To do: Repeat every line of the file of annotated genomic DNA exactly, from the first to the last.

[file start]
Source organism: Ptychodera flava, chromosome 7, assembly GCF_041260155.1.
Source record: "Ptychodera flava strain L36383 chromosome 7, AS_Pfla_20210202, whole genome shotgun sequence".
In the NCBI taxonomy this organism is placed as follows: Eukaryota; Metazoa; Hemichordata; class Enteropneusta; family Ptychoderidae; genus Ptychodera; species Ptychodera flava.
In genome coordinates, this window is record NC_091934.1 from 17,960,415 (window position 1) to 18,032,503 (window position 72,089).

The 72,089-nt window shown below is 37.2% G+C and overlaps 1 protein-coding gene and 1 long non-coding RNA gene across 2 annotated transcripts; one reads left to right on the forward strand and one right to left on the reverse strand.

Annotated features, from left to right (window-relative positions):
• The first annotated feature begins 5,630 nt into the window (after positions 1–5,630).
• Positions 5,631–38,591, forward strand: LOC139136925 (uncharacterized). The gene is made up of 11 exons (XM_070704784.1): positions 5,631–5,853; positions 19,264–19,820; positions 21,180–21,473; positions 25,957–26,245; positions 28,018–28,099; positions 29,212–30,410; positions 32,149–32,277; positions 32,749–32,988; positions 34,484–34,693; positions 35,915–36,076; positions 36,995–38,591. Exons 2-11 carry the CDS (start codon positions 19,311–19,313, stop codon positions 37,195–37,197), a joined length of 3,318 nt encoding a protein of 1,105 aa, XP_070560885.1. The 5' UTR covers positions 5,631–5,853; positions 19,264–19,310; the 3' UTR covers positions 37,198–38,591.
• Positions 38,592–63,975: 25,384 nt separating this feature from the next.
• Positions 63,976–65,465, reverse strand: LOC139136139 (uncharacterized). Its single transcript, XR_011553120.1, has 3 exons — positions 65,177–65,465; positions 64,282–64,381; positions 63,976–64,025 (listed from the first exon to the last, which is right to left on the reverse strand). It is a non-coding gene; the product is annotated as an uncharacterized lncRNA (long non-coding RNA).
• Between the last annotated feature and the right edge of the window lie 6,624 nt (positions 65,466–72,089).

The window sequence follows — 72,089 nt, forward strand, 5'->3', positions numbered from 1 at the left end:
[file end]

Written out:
Source organism: Ptychodera flava, chromosome 7, assembly GCF_041260155.1.
Source record: "Ptychodera flava strain L36383 chromosome 7, AS_Pfla_20210202, whole genome shotgun sequence".
In the NCBI taxonomy this organism is placed as follows: Eukaryota; Metazoa; Hemichordata; class Enteropneusta; family Ptychoderidae; genus Ptychodera; species Ptychodera flava.
In genome coordinates, this window is record NC_091934.1 from 17,960,415 (window position 1) to 18,032,503 (window position 72,089).

The 72,089-nt window shown below is 37.2% G+C and overlaps 1 protein-coding gene and 1 long non-coding RNA gene across 2 annotated transcripts; one reads left to right on the forward strand and one right to left on the reverse strand.

Annotated features, from left to right (window-relative positions):
• The first annotated feature begins 5,630 nt into the window (after positions 1–5,630).
• Positions 5,631–38,591, forward strand: LOC139136925 (uncharacterized). The gene is made up of 11 exons (XM_070704784.1): positions 5,631–5,853; positions 19,264–19,820; positions 21,180–21,473; positions 25,957–26,245; positions 28,018–28,099; positions 29,212–30,410; positions 32,149–32,277; positions 32,749–32,988; positions 34,484–34,693; positions 35,915–36,076; positions 36,995–38,591. Exons 2-11 carry the CDS (start codon positions 19,311–19,313, stop codon positions 37,195–37,197), a joined length of 3,318 nt encoding a protein of 1,105 aa, XP_070560885.1. The 5' UTR covers positions 5,631–5,853; positions 19,264–19,310; the 3' UTR covers positions 37,198–38,591.
• Positions 38,592–63,975: 25,384 nt separating this feature from the next.
• Positions 63,976–65,465, reverse strand: LOC139136139 (uncharacterized). Its single transcript, XR_011553120.1, has 3 exons — positions 65,177–65,465; positions 64,282–64,381; positions 63,976–64,025 (listed from the first exon to the last, which is right to left on the reverse strand). It is a non-coding gene; the product is annotated as an uncharacterized lncRNA (long non-coding RNA).
• Between the last annotated feature and the right edge of the window lie 6,624 nt (positions 65,466–72,089).

The window sequence follows — 72,089 nt, forward strand, 5'->3', positions numbered from 1 at the left end: